Less than 24 hours after its launch, Twitter has deleted posts referring to a policy that prohibited users from linking to certain rival social media websites, including Facebook, Instagram and Mastodon.
The short-lived policy, announced Sunday, was the latest move by Twitter’s new owner Elon Musk to crack down on certain speech after he shut down a Twitter account last week that was tracking the flights of his private jet.
“We know that many of our users may be active on other social media platforms; however, going forward, Twitter will no longer allow free promotion of specific social media platforms on Twitter,” the company said in a statement.
Musk apologized for the policy change after it received backlash online. A Sunday post from the Twitter Support account announcing the policy has since been deleted, along with a blog post from Twitter describing the policy in detail.
“Going forward, there will be a vote for major policy changes. My apologies. Won’t happen again,” Musk said in a Sunday tweet. He followed up with a Twitter poll asking if he should step down from the head of Twitter, which closed Monday with 57.5% of 17.5 million votes saying “yes.”
The banned platforms had included mainstream websites such as Facebook and Instagram, and upstart rivals Mastodon, Tribel, Nostr, Post and former President Donald Trump’s Truth Social. Twitter gave no explanation for why the blacklist included those seven websites but not others such as Parler, TikTok or LinkedIn.
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Twitter had also banned promotions of third-party social media link aggregators such as Linktree, which some people use to show where they can be found on different websites.
The company said it would still allow users to cross-post content from any social media platform, including the prohibited sites, and would allow paid advertisements and promotions for the sites.
“Casually sharing occasional links is fine, but no more relentless advertising of competitors for free, which is absurd in the extreme,” Musk said Sunday.
Twitter last week took action against one of the rivals, Mastodon, after its main Twitter account tweeted about the @ElonJet controversy. Mastodon has grown rapidly as an alternative for Twitter users who are unhappy with Musk’s overhaul of Twitter since he bought the company for $44 billion in late October and began restoring accounts that ran afoul of the previous Twitter leadership’s rules against hateful conduct and other harms.
Some Twitter users have included links to their new Mastodon profile and encouraged followers to find them there.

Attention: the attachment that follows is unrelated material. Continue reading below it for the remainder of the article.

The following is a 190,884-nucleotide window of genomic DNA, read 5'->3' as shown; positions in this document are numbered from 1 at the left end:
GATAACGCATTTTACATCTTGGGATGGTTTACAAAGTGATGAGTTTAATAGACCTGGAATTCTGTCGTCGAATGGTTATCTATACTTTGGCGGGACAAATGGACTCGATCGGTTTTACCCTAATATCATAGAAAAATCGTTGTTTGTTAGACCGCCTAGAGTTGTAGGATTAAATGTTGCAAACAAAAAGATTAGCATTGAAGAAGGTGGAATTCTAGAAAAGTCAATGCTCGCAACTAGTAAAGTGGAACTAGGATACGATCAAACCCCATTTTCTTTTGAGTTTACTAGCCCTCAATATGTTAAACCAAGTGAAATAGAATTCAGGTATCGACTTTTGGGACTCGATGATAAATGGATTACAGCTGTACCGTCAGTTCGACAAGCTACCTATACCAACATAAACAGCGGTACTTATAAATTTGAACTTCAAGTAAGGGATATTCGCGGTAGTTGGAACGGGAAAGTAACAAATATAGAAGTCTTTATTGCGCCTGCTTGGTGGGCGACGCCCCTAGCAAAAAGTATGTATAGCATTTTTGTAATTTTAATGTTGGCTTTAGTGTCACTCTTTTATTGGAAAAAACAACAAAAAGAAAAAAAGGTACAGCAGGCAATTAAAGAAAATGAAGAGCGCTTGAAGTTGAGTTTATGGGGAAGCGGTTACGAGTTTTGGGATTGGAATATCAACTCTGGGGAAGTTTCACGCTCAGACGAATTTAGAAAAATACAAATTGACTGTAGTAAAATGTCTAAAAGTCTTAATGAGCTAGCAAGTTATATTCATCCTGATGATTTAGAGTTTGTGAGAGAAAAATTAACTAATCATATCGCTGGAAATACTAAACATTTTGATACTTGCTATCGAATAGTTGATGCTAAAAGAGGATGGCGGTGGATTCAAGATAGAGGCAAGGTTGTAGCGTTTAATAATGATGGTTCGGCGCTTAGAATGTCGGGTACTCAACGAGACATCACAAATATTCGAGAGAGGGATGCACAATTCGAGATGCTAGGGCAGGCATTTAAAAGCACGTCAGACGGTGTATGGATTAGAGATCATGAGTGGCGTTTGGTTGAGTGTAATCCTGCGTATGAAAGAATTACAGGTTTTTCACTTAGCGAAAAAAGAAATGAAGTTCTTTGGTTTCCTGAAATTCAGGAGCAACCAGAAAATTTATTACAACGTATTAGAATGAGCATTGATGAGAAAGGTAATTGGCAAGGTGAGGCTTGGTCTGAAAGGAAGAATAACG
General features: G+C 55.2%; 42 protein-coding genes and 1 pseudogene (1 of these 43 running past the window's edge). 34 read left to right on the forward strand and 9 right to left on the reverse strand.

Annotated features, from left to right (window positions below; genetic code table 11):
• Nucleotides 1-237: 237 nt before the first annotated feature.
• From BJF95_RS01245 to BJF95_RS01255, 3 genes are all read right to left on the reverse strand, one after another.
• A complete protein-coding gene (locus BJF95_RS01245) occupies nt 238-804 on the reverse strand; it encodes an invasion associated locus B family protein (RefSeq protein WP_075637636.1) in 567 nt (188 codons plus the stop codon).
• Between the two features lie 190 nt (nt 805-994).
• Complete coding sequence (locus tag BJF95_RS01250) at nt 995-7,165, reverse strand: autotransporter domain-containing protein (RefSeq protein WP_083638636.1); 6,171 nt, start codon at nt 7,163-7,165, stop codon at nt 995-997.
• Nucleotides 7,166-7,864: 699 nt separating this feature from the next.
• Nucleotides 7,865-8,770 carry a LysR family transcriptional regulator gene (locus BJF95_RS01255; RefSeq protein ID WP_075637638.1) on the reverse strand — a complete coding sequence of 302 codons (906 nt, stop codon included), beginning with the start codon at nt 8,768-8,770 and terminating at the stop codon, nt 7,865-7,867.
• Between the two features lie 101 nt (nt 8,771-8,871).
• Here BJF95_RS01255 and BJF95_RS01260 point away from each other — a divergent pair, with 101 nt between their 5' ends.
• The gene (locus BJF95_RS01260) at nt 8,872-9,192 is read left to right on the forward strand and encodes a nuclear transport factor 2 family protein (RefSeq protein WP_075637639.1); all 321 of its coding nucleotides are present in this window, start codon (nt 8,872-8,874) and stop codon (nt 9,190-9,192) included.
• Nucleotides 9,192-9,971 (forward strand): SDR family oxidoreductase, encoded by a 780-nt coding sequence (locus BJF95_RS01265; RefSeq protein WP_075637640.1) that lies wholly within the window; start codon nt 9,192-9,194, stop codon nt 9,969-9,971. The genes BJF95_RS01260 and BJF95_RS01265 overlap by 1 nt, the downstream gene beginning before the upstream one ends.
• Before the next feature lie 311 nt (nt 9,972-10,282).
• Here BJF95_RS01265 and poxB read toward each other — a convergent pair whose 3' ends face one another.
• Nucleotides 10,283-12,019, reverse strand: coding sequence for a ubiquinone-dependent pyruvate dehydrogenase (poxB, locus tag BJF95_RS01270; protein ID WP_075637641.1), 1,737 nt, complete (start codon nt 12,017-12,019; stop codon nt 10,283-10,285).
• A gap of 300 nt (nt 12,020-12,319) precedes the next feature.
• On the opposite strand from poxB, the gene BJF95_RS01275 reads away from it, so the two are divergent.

Instagram and Facebook parent company Meta didn’t immediately return a request for comment Sunday.
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Musk permanently banned the @ElonJet account on Wednesday, then changed Twitter’s rules to prohibit the sharing of another person’s current location without their consent. He then took aim at journalists who were writing about the jet-tracking account, which can still be found on other sites including Mastodon, Facebook, Instagram and Truth Social, alleging that they were broadcasting “basically assassination coordinates.”
Twitter last week suspended the accounts of numerous journalists who cover the social media platform and Musk, among them reporters working for The New York Times, Washington Post, CNN, Voice of America and other publications. Many of those accounts were restored following an online poll by Musk.
Then, over the weekend, The Washington Post’s Taylor Lorenz became the latest journalist to be temporarily banned from Twitter.
Lorenz said she and another Post technology reporter were researching an article concerning Musk. She had tried to communicate with the billionaire but the attempts went unanswered, so she tried to contact him Saturday by posting a message on Twitter tagging Musk and requesting an interview.
The specific topic was not disclosed in the tweet, although it was in response to Musk tweeting about an alleged incident earlier in the week involving a “violent stalker” in Southern California and Musk’s complaints about journalists allegedly revealing his family’s location by referencing the jet-tracker account.
When she went back later Saturday to check whether there was a response on Twitter, Lorenz was met with a notification that her account was “permanently suspended.”
“I won’t say I didn’t anticipate it,” Lorenz said in a phone interview early Sunday with The Associated Press. She said she wasn’t given a specific reason for the ban.
Twitter suspended the accounts of journalists from the New York Times, Washington Post and CNN on Thursday night. The journalists cover the social media platform and its new owner, Elon Musk.
Sally Buzbee, The Washington Post’s executive editor, said in a written statement Sunday that the “arbitrary suspension of another Post journalist further undermines Elon Musk’s claim that he intends to run Twitter as a platform dedicated to free speech.
“Again, the suspension occurred with no warning, process or explanation – this time as our reporter merely sought comment from Musk for a story,” Buzbee said. “Post journalists should be reinstated immediately, without arbitrary conditions.“
By midday Sunday, Lorenz’s account was restored, as was the tweet she thought had triggered her suspension.